Effects of serotonin 2C receptor agonists on the behavioral and neurochemical effects of cocaine in squirrel monkeys

Daniel F. Manvich, Heather L. Kimmel, Leonard L. Howell

Research output: Contribution to journalArticlepeer-review

54 Scopus citations

Abstract

Accumulating evidence indicates that the serotonin system modulates the behavioral and neurochemical effects of cocaine, but the receptor subtypes mediating these effects remain unknown. Recent studies have demonstrated that pharmacological activation of the serotonin 2C receptor (5-HT 2CR) attenuates the behavioral and neurochemical effects of cocaine in rodents, but such compounds have not been systematically evaluated in nonhuman primates. The present experiments sought to determine the impact of pretreatment with the preferential 5-HT 2CR agonist m-chlorophenylpiperazine (mCPP) and the selective 5-HT 2CR agonist Ro 60-0175 [(α-S)-6-chloro-5-fluoro- α-methyl-1H-indole-1- ethanamine fumarate] on the behavioral and neurochemical effects of cocaine in squirrel monkeys. In subjects trained to lever-press according to a 300-s fixed-interval schedule of stimulus termination, pretreatment with either 5-HT 2CR agonist dose-dependently and insurmountably attenuated the behavioral stimulant effects of cocaine. In subjects trained to self-administer cocaine, both compounds dose-dependently and insurmountably attenuated cocaine-induced reinstatement of previously extinguished responding in an antagonist-reversible manner, and the selective agonist Ro 60-0175 also attenuated the reinforcing effects of cocaine during ongoing cocaine self-administration. It is noteworthy that the selective agonist Ro 60-0175 exhibited behavioral specificity because it did not significantly alter nondrug-maintained responding. Finally, in vivo microdialysis studies revealed that pretreatment with Ro 60-0175 caused a reduction of cocaine-induced dopamine increases within the nucleus accumbens, but not the caudate nucleus. These results suggest that 5-HT 2CR agonists functionally antagonize the behavioral effects of cocaine in nonhuman primates, possibly via a selective modulation of cocaine-induced dopamine increases within the mesolimbic dopamine system and may therefore represent a novel class of pharmacotherapeutics for the treatment of cocaine abuse.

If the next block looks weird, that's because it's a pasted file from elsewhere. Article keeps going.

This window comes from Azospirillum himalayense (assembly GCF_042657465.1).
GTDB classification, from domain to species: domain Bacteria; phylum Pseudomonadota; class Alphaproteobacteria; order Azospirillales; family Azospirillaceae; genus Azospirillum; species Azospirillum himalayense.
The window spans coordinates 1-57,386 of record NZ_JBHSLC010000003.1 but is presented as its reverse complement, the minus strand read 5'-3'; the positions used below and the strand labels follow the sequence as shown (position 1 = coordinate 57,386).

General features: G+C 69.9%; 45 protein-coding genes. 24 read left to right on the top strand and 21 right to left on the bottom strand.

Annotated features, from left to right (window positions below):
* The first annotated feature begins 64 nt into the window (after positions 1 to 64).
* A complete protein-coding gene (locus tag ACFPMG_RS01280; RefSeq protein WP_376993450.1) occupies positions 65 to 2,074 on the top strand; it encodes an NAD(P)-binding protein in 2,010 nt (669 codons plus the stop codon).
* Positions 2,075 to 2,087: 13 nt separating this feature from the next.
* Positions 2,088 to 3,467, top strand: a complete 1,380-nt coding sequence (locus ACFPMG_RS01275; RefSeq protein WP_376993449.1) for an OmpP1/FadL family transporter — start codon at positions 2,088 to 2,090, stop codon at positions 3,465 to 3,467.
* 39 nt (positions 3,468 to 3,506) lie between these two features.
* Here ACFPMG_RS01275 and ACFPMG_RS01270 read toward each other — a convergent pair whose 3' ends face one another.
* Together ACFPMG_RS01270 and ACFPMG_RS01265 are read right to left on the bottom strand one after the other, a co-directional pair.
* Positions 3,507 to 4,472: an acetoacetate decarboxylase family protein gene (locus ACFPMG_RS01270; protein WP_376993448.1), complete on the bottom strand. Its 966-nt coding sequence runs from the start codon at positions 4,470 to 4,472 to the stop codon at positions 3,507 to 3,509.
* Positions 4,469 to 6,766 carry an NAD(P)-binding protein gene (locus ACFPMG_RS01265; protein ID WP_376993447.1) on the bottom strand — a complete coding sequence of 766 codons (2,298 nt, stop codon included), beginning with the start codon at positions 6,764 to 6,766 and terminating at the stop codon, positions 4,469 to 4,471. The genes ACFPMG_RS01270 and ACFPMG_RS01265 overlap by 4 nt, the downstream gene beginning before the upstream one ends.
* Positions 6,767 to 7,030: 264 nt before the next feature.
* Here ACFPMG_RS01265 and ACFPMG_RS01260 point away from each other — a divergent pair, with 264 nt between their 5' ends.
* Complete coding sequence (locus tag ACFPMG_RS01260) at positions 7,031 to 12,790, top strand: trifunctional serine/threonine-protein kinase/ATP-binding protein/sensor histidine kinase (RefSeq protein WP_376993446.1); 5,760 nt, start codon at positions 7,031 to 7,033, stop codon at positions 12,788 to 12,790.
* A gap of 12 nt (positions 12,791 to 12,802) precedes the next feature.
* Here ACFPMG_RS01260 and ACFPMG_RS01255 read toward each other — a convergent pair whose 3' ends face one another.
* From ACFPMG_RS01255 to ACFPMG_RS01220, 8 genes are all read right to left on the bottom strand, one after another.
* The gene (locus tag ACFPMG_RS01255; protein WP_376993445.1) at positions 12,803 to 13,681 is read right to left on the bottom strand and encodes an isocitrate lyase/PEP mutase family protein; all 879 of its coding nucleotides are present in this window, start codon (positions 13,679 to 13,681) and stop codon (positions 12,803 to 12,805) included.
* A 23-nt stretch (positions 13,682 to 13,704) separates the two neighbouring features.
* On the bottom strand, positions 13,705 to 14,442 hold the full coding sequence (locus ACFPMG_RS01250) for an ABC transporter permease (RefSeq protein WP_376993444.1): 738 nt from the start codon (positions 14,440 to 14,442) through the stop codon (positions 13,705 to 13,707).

Original languageEnglish (US)
Pages (from-to)424-434
Number of pages11
JournalJournal of Pharmacology and Experimental Therapeutics
Volume341
Issue number2
DOIs
StatePublished - May 1 2012
Externally publishedYes

All Science Journal Classification (ASJC) codes

  • Molecular Medicine
  • Pharmacology

Fingerprint

Dive into the research topics of 'Effects of serotonin 2C receptor agonists on the behavioral and neurochemical effects of cocaine in squirrel monkeys'. Together they form a unique fingerprint.

Cite this